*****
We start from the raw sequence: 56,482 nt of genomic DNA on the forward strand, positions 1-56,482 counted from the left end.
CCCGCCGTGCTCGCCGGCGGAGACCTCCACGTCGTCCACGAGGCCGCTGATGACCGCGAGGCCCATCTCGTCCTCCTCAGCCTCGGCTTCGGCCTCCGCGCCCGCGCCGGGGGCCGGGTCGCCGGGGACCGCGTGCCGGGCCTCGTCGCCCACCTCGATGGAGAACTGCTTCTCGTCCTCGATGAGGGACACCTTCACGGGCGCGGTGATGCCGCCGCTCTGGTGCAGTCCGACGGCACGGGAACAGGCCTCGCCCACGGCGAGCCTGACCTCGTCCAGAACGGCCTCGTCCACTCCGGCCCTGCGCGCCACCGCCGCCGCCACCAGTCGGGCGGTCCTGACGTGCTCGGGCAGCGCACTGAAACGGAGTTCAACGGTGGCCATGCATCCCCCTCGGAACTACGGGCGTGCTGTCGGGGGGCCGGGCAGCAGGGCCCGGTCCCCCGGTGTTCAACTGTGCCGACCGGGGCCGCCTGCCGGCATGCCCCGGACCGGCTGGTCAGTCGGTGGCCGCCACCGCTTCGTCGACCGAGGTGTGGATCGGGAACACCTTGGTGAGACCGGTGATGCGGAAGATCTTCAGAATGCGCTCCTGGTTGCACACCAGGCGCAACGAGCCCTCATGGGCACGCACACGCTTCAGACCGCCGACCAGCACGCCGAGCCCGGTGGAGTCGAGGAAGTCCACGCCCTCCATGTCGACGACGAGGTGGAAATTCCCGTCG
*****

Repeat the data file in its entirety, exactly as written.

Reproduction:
We start from the raw sequence: 56,482 nt of genomic DNA on the forward strand, positions 1-56,482 counted from the left end.
CCCGCCGTGCTCGCCGGCGGAGACCTCCACGTCGTCCACGAGGCCGCTGATGACCGCGAGGCCCATCTCGTCCTCCTCAGCCTCGGCTTCGGCCTCCGCGCCCGCGCCGGGGGCCGGGTCGCCGGGGACCGCGTGCCGGGCCTCGTCGCCCACCTCGATGGAGAACTGCTTCTCGTCCTCGATGAGGGACACCTTCACGGGCGCGGTGATGCCGCCGCTCTGGTGCAGTCCGACGGCACGGGAACAGGCCTCGCCCACGGCGAGCCTGACCTCGTCCAGAACGGCCTCGTCCACTCCGGCCCTGCGCGCCACCGCCGCCGCCACCAGTCGGGCGGTCCTGACGTGCTCGGGCAGCGCACTGAAACGGAGTTCAACGGTGGCCATGCATCCCCCTCGGAACTACGGGCGTGCTGTCGGGGGGCCGGGCAGCAGGGCCCGGTCCCCCGGTGTTCAACTGTGCCGACCGGGGCCGCCTGCCGGCATGCCCCGGACCGGCTGGTCAGTCGGTGGCCGCCACCGCTTCGTCGACCGAGGTGTGGATCGGGAACACCTTGGTGAGACCGGTGATGCGGAAGATCTTCAGAATGCGCTCCTGGTTGCACACCAGGCGCAACGAGCCCTCATGGGCACGCACACGCTTCAGACCGCCGACCAGCACGCCGAGCCCGGTGGAGTCGAGGAAGTCCACGCCCTCCATGTCGACGACGAGGTGGAAATTCCCGTCG